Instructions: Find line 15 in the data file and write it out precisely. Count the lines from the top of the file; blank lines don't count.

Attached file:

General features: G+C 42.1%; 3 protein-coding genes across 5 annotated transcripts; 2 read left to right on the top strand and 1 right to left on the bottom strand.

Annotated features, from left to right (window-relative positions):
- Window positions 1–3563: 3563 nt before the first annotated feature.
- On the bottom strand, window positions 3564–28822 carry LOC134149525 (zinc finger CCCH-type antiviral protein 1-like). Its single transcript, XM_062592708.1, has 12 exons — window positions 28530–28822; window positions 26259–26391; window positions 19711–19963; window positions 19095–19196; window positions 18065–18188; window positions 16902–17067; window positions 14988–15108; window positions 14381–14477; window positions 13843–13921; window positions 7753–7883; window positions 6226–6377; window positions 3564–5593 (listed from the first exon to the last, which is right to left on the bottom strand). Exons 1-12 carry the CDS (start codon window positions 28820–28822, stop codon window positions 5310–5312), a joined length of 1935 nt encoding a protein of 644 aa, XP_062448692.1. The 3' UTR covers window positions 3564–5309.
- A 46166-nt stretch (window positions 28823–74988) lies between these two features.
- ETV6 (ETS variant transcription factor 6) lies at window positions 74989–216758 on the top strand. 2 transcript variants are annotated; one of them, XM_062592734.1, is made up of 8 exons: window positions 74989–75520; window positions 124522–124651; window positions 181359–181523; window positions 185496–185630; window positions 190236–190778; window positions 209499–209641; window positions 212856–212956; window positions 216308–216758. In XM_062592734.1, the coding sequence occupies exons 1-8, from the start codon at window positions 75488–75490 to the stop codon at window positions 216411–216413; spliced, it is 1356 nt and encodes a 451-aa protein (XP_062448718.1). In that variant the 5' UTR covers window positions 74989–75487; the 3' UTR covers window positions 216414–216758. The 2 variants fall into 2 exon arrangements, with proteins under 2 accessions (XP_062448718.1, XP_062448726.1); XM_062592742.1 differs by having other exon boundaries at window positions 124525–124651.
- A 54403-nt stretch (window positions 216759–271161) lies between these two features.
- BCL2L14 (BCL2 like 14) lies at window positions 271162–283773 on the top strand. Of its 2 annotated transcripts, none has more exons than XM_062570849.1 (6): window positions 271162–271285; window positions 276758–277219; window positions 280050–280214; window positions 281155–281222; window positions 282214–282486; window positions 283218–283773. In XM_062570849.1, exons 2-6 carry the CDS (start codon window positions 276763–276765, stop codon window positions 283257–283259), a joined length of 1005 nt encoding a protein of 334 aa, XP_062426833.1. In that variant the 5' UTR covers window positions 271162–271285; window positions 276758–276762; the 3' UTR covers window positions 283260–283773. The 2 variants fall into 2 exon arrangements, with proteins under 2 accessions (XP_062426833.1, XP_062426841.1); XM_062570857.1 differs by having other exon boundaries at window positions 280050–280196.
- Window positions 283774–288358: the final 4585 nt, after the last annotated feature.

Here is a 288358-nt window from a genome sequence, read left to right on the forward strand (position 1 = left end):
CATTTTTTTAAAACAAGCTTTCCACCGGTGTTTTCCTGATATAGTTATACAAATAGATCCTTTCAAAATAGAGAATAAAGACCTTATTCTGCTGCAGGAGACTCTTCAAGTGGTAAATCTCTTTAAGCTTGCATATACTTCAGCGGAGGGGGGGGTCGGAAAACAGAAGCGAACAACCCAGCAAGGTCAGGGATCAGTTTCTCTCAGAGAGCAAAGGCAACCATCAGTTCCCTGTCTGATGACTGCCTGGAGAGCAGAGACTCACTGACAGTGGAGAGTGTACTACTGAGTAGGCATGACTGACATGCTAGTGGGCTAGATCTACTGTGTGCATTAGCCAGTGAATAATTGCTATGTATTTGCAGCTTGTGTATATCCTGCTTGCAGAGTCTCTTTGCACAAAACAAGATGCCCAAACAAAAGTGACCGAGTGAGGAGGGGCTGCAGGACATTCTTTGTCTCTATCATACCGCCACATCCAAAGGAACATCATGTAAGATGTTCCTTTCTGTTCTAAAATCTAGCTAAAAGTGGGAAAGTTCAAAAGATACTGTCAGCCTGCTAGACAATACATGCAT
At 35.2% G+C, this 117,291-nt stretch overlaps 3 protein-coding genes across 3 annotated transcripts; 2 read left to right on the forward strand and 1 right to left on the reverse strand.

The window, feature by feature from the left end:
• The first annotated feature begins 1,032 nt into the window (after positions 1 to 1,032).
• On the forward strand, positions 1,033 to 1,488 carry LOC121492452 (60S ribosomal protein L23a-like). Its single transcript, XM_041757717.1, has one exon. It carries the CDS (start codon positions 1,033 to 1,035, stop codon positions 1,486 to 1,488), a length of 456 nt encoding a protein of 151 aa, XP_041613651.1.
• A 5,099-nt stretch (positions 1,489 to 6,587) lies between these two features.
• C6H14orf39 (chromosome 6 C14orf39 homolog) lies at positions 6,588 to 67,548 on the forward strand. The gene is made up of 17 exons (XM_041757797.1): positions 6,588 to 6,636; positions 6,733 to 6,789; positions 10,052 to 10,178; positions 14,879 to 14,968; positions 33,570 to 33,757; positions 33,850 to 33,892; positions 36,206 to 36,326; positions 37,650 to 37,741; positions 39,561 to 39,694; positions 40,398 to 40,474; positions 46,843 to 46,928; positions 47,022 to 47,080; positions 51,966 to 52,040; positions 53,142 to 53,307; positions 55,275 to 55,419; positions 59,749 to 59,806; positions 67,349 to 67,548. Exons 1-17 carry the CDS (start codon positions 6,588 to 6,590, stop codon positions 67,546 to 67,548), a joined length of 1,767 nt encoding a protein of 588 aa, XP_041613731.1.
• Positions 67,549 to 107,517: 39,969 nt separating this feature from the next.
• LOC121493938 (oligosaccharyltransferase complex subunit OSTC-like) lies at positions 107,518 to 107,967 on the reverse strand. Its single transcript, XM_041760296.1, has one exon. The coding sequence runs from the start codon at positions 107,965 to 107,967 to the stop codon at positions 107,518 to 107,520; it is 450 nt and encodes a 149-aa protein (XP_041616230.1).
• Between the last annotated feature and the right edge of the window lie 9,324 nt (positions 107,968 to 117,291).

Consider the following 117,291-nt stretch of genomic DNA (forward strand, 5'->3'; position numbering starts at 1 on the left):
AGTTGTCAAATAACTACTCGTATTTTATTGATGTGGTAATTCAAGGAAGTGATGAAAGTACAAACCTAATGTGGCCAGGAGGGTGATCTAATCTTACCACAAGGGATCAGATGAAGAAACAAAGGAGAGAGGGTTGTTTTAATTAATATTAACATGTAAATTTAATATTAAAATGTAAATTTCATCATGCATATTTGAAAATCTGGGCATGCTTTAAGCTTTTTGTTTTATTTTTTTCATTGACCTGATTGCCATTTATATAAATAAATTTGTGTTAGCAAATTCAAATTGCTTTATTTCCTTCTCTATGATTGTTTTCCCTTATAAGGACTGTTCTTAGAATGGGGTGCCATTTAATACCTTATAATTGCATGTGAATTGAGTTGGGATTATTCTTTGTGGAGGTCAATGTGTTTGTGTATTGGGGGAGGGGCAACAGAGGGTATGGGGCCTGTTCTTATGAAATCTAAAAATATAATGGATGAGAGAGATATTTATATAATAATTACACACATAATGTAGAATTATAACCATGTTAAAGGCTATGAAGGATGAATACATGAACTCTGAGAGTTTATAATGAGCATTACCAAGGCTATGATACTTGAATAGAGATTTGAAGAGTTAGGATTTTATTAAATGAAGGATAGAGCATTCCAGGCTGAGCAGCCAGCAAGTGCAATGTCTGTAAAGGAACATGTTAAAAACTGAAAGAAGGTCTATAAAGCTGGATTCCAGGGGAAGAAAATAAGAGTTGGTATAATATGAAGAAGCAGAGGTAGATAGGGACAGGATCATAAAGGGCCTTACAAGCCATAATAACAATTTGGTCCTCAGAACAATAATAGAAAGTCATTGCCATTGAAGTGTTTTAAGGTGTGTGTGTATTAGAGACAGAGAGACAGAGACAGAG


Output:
• On the forward strand, positions 1,033 to 1,488 carry LOC121492452 (60S ribosomal protein L23a-like). Its single transcript, XM_041757717.1, has one exon. It carries the CDS (start codon positions 1,033 to 1,035, stop codon positions 1,486 to 1,488), a length of 456 nt encoding a protein of 151 aa, XP_041613651.1.